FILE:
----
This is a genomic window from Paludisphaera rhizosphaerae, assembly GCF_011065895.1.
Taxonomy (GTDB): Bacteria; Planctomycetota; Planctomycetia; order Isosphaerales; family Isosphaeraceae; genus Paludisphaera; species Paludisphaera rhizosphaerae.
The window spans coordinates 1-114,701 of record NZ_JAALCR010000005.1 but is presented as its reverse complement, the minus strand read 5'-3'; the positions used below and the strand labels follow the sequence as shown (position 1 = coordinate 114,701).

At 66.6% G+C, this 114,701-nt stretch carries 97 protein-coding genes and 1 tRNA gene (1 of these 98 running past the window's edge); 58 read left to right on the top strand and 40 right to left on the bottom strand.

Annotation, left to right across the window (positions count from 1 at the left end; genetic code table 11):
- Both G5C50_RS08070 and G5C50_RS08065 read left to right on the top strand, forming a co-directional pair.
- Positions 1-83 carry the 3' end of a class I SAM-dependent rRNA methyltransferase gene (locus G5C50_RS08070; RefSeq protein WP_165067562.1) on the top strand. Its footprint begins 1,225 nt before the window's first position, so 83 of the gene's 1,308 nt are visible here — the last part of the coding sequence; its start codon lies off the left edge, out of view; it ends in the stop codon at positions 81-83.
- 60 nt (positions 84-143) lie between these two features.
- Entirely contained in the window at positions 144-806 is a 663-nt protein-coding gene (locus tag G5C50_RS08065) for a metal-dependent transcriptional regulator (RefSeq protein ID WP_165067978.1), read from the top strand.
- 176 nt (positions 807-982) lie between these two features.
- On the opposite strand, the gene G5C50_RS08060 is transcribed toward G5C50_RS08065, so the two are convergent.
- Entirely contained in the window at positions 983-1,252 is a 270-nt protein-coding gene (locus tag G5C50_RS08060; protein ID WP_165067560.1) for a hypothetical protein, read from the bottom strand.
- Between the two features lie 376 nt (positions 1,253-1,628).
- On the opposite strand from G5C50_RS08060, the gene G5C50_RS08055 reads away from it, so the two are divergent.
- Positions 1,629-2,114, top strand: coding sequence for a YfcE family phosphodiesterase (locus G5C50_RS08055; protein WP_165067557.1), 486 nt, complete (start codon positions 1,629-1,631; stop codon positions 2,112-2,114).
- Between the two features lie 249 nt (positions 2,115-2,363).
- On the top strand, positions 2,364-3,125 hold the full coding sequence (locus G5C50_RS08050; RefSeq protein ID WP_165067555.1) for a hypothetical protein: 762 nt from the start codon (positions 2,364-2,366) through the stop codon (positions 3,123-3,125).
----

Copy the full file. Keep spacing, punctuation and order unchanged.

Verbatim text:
This is a genomic window from Paludisphaera rhizosphaerae, assembly GCF_011065895.1.
Taxonomy (GTDB): Bacteria; Planctomycetota; Planctomycetia; order Isosphaerales; family Isosphaeraceae; genus Paludisphaera; species Paludisphaera rhizosphaerae.
The window spans coordinates 1-114,701 of record NZ_JAALCR010000005.1 but is presented as its reverse complement, the minus strand read 5'-3'; the positions used below and the strand labels follow the sequence as shown (position 1 = coordinate 114,701).

At 66.6% G+C, this 114,701-nt stretch carries 97 protein-coding genes and 1 tRNA gene (1 of these 98 running past the window's edge); 58 read left to right on the top strand and 40 right to left on the bottom strand.

Annotation, left to right across the window (positions count from 1 at the left end; genetic code table 11):
- Both G5C50_RS08070 and G5C50_RS08065 read left to right on the top strand, forming a co-directional pair.
- Positions 1-83 carry the 3' end of a class I SAM-dependent rRNA methyltransferase gene (locus G5C50_RS08070; RefSeq protein WP_165067562.1) on the top strand. Its footprint begins 1,225 nt before the window's first position, so 83 of the gene's 1,308 nt are visible here — the last part of the coding sequence; its start codon lies off the left edge, out of view; it ends in the stop codon at positions 81-83.
- 60 nt (positions 84-143) lie between these two features.
- Entirely contained in the window at positions 144-806 is a 663-nt protein-coding gene (locus tag G5C50_RS08065) for a metal-dependent transcriptional regulator (RefSeq protein ID WP_165067978.1), read from the top strand.
- 176 nt (positions 807-982) lie between these two features.
- On the opposite strand, the gene G5C50_RS08060 is transcribed toward G5C50_RS08065, so the two are convergent.
- Entirely contained in the window at positions 983-1,252 is a 270-nt protein-coding gene (locus tag G5C50_RS08060; protein ID WP_165067560.1) for a hypothetical protein, read from the bottom strand.
- Between the two features lie 376 nt (positions 1,253-1,628).
- On the opposite strand from G5C50_RS08060, the gene G5C50_RS08055 reads away from it, so the two are divergent.
- Positions 1,629-2,114, top strand: coding sequence for a YfcE family phosphodiesterase (locus G5C50_RS08055; protein WP_165067557.1), 486 nt, complete (start codon positions 1,629-1,631; stop codon positions 2,112-2,114).
- Between the two features lie 249 nt (positions 2,115-2,363).
- On the top strand, positions 2,364-3,125 hold the full coding sequence (locus G5C50_RS08050; RefSeq protein ID WP_165067555.1) for a hypothetical protein: 762 nt from the start codon (positions 2,364-2,366) through the stop codon (positions 3,123-3,125).